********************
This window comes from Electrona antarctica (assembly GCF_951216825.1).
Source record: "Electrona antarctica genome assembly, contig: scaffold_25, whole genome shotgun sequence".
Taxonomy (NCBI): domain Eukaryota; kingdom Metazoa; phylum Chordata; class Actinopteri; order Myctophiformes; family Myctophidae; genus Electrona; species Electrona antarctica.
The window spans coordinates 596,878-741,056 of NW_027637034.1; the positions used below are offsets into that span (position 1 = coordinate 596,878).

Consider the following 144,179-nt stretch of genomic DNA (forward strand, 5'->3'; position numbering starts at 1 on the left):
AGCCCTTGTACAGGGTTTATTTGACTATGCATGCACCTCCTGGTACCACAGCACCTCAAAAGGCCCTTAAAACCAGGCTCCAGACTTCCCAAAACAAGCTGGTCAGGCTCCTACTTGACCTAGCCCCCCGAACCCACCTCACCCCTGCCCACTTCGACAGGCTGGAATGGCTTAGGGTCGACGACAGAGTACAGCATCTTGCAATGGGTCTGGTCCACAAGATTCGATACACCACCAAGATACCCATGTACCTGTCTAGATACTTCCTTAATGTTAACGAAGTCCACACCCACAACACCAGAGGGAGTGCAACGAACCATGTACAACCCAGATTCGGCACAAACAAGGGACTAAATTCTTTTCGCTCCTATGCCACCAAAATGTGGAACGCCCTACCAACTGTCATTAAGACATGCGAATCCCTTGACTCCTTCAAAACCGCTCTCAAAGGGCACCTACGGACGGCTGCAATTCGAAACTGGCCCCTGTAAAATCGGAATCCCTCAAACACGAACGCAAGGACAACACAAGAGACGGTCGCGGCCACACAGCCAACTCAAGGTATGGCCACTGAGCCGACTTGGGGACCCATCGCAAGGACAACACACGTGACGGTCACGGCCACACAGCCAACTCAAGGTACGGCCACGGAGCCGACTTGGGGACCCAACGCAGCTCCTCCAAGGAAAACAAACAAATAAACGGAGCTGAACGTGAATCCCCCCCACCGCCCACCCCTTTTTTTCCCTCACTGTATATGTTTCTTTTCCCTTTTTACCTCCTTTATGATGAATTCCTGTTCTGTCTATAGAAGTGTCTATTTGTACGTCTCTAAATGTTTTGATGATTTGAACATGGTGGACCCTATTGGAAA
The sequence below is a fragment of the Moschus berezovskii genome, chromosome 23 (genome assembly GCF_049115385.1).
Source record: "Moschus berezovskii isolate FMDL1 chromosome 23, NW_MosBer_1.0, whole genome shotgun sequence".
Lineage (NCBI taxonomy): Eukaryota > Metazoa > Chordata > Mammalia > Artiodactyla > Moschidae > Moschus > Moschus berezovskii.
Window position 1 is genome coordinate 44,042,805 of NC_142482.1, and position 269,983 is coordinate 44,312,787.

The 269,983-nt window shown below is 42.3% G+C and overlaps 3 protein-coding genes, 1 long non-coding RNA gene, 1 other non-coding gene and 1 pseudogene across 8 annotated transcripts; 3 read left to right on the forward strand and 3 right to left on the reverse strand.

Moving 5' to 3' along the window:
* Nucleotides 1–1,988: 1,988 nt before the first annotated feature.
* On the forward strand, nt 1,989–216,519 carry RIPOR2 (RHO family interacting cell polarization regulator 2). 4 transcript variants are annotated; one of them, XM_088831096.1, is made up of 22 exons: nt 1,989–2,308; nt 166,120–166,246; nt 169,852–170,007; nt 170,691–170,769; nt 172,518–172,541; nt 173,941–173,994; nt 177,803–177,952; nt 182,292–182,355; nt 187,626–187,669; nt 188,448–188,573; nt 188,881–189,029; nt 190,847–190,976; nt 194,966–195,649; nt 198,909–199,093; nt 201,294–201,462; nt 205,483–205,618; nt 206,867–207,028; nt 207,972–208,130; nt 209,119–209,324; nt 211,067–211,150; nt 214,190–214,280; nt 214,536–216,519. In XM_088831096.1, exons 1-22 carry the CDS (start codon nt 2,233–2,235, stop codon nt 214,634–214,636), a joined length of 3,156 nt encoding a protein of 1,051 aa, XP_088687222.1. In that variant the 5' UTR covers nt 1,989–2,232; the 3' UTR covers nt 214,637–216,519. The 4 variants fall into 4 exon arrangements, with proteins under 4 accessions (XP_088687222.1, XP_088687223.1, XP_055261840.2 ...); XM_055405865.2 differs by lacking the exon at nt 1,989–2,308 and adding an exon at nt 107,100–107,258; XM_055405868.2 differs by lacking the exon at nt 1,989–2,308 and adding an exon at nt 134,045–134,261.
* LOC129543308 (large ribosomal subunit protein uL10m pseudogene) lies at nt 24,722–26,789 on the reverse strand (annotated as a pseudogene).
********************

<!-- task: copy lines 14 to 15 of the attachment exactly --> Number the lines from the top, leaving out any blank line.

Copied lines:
* On the forward strand, nt 1,989–216,519 carry RIPOR2 (RHO family interacting cell polarization regulator 2). 4 transcript variants are annotated; one of them, XM_088831096.1, is made up of 22 exons: nt 1,989–2,308; nt 166,120–166,246; nt 169,852–170,007; nt 170,691–170,769; nt 172,518–172,541; nt 173,941–173,994; nt 177,803–177,952; nt 182,292–182,355; nt 187,626–187,669; nt 188,448–188,573; nt 188,881–189,029; nt 190,847–190,976; nt 194,966–195,649; nt 198,909–199,093; nt 201,294–201,462; nt 205,483–205,618; nt 206,867–207,028; nt 207,972–208,130; nt 209,119–209,324; nt 211,067–211,150; nt 214,190–214,280; nt 214,536–216,519. In XM_088831096.1, exons 1-22 carry the CDS (start codon nt 2,233–2,235, stop codon nt 214,634–214,636), a joined length of 3,156 nt encoding a protein of 1,051 aa, XP_088687222.1. In that variant the 5' UTR covers nt 1,989–2,232; the 3' UTR covers nt 214,637–216,519. The 4 variants fall into 4 exon arrangements, with proteins under 4 accessions (XP_088687222.1, XP_088687223.1, XP_055261840.2 ...); XM_055405865.2 differs by lacking the exon at nt 1,989–2,308 and adding an exon at nt 107,100–107,258; XM_055405868.2 differs by lacking the exon at nt 1,989–2,308 and adding an exon at nt 134,045–134,261.
* LOC129543308 (large ribosomal subunit protein uL10m pseudogene) lies at nt 24,722–26,789 on the reverse strand (annotated as a pseudogene).